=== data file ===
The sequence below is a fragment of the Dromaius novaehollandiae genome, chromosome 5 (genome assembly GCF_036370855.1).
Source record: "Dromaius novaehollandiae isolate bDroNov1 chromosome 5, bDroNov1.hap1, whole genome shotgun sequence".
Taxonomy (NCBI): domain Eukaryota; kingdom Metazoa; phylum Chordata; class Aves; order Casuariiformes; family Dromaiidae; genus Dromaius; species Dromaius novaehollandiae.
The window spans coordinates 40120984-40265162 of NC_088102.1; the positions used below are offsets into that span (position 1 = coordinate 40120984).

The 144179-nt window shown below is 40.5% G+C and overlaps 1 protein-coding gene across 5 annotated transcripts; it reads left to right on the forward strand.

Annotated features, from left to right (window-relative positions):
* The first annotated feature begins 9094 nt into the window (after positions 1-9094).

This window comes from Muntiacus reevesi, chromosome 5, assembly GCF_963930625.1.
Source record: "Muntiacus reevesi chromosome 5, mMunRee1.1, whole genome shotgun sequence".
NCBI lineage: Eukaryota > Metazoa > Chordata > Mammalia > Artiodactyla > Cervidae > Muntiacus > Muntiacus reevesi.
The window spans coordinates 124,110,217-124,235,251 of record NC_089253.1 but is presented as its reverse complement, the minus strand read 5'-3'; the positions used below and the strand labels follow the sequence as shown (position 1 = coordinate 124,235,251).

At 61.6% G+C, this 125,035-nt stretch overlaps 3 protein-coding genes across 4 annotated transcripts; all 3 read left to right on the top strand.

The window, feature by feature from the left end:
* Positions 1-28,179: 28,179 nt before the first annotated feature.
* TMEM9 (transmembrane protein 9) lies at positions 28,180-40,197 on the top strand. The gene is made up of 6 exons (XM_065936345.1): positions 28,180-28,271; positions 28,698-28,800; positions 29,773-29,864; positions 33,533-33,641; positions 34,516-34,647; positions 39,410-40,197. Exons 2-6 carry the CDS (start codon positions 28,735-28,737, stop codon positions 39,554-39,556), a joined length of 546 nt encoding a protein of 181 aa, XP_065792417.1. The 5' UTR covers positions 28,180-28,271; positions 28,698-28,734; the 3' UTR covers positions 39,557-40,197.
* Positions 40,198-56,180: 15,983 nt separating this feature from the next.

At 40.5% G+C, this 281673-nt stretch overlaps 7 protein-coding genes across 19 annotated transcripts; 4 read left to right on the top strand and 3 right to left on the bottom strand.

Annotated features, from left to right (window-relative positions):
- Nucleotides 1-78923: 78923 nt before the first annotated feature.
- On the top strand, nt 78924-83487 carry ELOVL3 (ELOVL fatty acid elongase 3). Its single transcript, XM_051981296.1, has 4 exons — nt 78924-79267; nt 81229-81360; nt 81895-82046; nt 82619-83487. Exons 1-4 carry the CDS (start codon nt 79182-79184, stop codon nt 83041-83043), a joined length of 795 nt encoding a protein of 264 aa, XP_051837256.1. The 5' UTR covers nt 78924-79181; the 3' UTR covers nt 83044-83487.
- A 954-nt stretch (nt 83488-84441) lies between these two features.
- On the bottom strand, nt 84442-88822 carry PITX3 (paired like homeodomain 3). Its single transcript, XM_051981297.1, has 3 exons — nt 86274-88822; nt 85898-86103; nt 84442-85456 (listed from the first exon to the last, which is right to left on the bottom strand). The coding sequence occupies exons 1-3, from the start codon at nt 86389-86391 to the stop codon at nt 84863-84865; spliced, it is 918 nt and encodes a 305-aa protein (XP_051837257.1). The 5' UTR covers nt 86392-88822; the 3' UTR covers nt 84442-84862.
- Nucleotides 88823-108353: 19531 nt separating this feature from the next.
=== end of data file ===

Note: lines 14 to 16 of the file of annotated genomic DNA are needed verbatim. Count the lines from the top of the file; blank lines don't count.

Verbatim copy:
* Positions 1-28,179: 28,179 nt before the first annotated feature.
* TMEM9 (transmembrane protein 9) lies at positions 28,180-40,197 on the top strand. The gene is made up of 6 exons (XM_065936345.1): positions 28,180-28,271; positions 28,698-28,800; positions 29,773-29,864; positions 33,533-33,641; positions 34,516-34,647; positions 39,410-40,197. Exons 2-6 carry the CDS (start codon positions 28,735-28,737, stop codon positions 39,554-39,556), a joined length of 546 nt encoding a protein of 181 aa, XP_065792417.1. The 5' UTR covers positions 28,180-28,271; positions 28,698-28,734; the 3' UTR covers positions 39,557-40,197.
* Positions 40,198-56,180: 15,983 nt separating this feature from the next.